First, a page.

Me and Mun Kao we became really close friends because we both harbored the secret of playing games, but it was always shameful for us because it didn't feel adult or serious. At a time it was cyber cafes or whatever. I know you go to cyber cafes and play like these Co Op shooters. We can bond over this because we can’t talk about this, this bad habit to anybody else.
You're listening to The Lost Bay Podcast, a show about and with indie tabletop RPG creators and artists. I'm Iko the The Lost Bay Podcast is supported by its patrons, a big shout out to Perplexing Ruins, Xiphosura, Sam Leigh, Adam Kennedy and Bryan Stauffer. Thank you so much folks for becoming patrons. You can become a patreon too and help me grow the show and give voice to amazing creators and artists, just head to patreon.com/thelostbay, and I've put the link in the show notes too.
Today, my guest is Zedeck Siew author of the collection of zines A thousand thousand islands, he co created with the visual artist Mun Kao Zedek and Munk Kao’s zines are unique. They are poetic and elegant, beautifully illustrated, extremely well written. There are eight of them, plus four appendices and two bundles. They are game neutral fantasy zines, inspired by Southeast Asia. Zedeck and Mun Kao are kickstarting right now their first book a mega setting and collection of adventures, a campaign set in the underworld called The reach of the Roach God. The project looks really beautiful. The reward tires are great. I've put the Kickstarter link in the show notes. It runs until the end of November 2021. And we'll talk about the Kickstarter later in the show. But first, here’s Zedeck about his first gaming and game design experiences.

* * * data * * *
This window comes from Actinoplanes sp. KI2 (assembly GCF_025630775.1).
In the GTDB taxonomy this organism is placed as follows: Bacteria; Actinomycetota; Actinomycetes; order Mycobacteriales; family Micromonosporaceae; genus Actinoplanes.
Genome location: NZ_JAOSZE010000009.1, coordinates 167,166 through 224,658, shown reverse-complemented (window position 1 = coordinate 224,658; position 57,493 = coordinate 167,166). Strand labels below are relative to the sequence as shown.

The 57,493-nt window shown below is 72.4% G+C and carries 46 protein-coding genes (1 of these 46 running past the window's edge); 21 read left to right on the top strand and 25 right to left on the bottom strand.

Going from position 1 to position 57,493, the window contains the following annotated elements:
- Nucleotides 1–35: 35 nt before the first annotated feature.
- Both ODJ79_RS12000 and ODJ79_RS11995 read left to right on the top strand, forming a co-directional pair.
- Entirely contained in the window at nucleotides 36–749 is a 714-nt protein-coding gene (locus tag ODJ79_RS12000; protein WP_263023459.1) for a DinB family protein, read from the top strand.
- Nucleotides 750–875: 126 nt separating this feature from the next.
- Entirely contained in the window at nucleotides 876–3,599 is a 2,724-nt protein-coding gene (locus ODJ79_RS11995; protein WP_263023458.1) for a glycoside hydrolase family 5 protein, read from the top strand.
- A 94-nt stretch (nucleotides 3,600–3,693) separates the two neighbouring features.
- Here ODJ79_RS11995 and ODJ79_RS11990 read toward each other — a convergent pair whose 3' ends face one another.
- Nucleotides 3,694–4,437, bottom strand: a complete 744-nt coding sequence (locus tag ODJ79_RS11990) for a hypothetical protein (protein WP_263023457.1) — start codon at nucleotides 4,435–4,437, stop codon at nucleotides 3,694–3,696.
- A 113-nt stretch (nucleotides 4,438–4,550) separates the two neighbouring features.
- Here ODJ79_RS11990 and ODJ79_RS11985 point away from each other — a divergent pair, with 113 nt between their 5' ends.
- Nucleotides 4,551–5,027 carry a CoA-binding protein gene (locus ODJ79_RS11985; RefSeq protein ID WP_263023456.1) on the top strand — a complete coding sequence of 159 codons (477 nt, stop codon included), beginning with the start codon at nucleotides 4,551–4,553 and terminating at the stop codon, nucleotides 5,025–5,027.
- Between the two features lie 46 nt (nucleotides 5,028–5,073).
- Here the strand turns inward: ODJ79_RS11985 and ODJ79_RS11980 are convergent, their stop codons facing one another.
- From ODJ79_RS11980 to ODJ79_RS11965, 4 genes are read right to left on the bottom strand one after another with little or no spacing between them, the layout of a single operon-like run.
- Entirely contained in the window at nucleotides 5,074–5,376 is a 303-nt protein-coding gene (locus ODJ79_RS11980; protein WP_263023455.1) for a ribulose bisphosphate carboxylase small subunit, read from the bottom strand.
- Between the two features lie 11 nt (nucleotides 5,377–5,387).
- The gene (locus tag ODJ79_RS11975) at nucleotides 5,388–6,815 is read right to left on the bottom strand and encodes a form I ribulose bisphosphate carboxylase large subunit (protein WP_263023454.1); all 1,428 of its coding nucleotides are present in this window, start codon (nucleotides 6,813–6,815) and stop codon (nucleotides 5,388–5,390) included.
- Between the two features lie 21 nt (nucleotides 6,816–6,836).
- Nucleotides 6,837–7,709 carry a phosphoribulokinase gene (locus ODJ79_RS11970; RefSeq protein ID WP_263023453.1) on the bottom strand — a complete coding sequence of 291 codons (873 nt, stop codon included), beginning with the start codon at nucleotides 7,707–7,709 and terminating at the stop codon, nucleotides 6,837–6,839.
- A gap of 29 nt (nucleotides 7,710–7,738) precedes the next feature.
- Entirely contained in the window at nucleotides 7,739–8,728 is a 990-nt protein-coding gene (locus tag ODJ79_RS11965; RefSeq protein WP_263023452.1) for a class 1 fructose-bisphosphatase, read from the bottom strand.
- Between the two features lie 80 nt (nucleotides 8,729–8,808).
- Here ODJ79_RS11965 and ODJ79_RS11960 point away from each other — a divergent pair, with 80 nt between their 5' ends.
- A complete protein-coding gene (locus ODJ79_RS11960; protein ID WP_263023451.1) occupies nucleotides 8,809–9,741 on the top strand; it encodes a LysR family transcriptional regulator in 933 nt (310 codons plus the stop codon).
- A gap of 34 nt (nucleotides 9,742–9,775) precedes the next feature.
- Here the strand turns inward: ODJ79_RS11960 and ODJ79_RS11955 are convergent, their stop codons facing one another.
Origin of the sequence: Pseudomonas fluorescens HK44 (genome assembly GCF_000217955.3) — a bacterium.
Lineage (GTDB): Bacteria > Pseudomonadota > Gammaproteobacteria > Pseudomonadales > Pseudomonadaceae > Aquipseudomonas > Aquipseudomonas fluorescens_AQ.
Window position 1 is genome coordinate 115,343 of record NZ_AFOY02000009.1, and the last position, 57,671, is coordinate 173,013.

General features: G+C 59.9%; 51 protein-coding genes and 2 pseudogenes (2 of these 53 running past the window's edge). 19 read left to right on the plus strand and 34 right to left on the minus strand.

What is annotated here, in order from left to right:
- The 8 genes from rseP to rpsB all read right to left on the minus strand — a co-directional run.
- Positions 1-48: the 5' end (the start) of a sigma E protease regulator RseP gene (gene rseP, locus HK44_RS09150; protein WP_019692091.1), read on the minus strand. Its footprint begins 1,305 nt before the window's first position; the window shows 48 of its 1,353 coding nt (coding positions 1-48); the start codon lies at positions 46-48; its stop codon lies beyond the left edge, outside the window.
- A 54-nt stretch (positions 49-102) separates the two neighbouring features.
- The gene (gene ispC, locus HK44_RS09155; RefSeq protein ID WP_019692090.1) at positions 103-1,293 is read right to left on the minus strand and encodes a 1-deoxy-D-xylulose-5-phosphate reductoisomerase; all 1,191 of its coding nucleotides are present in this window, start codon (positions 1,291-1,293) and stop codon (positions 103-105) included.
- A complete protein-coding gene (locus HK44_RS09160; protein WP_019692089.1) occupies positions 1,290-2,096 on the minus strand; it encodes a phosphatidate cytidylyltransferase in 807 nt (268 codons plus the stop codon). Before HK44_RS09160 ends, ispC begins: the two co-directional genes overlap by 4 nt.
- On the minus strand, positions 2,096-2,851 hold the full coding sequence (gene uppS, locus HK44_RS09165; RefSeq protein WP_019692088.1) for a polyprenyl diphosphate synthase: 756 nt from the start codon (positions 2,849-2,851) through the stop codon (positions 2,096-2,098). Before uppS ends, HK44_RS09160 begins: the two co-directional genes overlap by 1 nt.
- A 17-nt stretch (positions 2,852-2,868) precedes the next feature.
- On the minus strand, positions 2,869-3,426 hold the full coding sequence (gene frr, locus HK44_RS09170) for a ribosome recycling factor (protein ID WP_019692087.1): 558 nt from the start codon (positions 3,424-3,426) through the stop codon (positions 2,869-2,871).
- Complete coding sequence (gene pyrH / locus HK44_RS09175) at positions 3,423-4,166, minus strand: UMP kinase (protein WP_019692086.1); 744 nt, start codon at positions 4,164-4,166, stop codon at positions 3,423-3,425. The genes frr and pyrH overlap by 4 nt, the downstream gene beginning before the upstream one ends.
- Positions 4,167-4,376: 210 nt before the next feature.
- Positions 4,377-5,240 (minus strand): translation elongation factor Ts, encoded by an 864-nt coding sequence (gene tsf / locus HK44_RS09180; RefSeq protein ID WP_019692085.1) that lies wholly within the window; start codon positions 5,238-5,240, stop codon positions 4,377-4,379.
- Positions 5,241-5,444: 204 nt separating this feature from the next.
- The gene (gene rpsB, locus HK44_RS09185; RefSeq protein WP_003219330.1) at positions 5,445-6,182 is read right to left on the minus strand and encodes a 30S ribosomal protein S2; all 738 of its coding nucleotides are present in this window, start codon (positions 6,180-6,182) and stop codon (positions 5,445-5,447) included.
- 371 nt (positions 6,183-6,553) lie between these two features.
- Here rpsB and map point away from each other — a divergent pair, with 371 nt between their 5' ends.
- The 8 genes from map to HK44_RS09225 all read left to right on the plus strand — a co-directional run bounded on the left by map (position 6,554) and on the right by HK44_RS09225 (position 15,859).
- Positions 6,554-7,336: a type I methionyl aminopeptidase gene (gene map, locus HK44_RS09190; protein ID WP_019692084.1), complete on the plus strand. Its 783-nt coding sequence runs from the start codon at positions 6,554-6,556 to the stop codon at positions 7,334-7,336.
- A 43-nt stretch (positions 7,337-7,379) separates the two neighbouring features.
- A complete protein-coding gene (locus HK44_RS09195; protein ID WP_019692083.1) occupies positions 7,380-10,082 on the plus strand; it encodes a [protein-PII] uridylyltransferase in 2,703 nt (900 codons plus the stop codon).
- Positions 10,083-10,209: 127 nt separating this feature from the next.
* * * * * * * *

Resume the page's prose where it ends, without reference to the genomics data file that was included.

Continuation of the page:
I mean, what's your story with RPGs? How did you discover them or start playing or?
I don't know how I started discovering role playing games. But you know you're you're sort of browsing the internet as a young person. And like the first thing that really caught my eye was the old AD&D sort of planescape campaign setting. And I really got into those just as objects of imagination not really for play because I didn't understand how to play. As far as I knew nobody was interested in my sort of immediate social circle.